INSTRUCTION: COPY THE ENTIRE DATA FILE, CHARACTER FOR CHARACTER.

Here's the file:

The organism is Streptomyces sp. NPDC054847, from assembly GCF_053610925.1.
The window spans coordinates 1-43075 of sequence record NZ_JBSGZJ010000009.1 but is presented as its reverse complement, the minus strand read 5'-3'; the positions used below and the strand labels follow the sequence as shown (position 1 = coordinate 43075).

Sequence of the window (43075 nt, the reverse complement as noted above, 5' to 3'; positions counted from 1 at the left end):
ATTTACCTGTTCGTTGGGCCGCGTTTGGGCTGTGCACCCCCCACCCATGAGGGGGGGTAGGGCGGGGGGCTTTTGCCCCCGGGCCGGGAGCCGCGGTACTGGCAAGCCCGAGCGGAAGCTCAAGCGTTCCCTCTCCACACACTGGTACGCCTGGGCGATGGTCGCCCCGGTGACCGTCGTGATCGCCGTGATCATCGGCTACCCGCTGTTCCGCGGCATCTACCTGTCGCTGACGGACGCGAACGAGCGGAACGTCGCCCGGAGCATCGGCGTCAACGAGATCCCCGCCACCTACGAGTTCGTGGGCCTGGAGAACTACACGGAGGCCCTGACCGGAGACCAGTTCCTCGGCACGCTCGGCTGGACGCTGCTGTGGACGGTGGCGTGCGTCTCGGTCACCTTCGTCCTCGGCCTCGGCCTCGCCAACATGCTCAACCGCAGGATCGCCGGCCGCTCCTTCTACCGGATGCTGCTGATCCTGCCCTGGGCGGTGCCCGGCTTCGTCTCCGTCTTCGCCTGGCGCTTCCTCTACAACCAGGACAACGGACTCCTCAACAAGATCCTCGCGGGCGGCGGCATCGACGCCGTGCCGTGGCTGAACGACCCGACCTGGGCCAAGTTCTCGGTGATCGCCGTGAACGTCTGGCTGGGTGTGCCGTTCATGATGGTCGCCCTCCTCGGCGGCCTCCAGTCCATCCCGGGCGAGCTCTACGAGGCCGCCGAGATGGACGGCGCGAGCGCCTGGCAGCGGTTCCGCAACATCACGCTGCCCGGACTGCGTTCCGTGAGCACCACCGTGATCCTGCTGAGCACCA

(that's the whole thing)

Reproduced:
The organism is Streptomyces sp. NPDC054847, from assembly GCF_053610925.1.
The window spans coordinates 1-43075 of sequence record NZ_JBSGZJ010000009.1 but is presented as its reverse complement, the minus strand read 5'-3'; the positions used below and the strand labels follow the sequence as shown (position 1 = coordinate 43075).

Sequence of the window (43075 nt, the reverse complement as noted above, 5' to 3'; positions counted from 1 at the left end):
ATTTACCTGTTCGTTGGGCCGCGTTTGGGCTGTGCACCCCCCACCCATGAGGGGGGGTAGGGCGGGGGGCTTTTGCCCCCGGGCCGGGAGCCGCGGTACTGGCAAGCCCGAGCGGAAGCTCAAGCGTTCCCTCTCCACACACTGGTACGCCTGGGCGATGGTCGCCCCGGTGACCGTCGTGATCGCCGTGATCATCGGCTACCCGCTGTTCCGCGGCATCTACCTGTCGCTGACGGACGCGAACGAGCGGAACGTCGCCCGGAGCATCGGCGTCAACGAGATCCCCGCCACCTACGAGTTCGTGGGCCTGGAGAACTACACGGAGGCCCTGACCGGAGACCAGTTCCTCGGCACGCTCGGCTGGACGCTGCTGTGGACGGTGGCGTGCGTCTCGGTCACCTTCGTCCTCGGCCTCGGCCTCGCCAACATGCTCAACCGCAGGATCGCCGGCCGCTCCTTCTACCGGATGCTGCTGATCCTGCCCTGGGCGGTGCCCGGCTTCGTCTCCGTCTTCGCCTGGCGCTTCCTCTACAACCAGGACAACGGACTCCTCAACAAGATCCTCGCGGGCGGCGGCATCGACGCCGTGCCGTGGCTGAACGACCCGACCTGGGCCAAGTTCTCGGTGATCGCCGTGAACGTCTGGCTGGGTGTGCCGTTCATGATGGTCGCCCTCCTCGGCGGCCTCCAGTCCATCCCGGGCGAGCTCTACGAGGCCGCCGAGATGGACGGCGCGAGCGCCTGGCAGCGGTTCCGCAACATCACGCTGCCCGGACTGCGTTCCGTGAGCACCACCGTGATCCTGCTGAGCACCA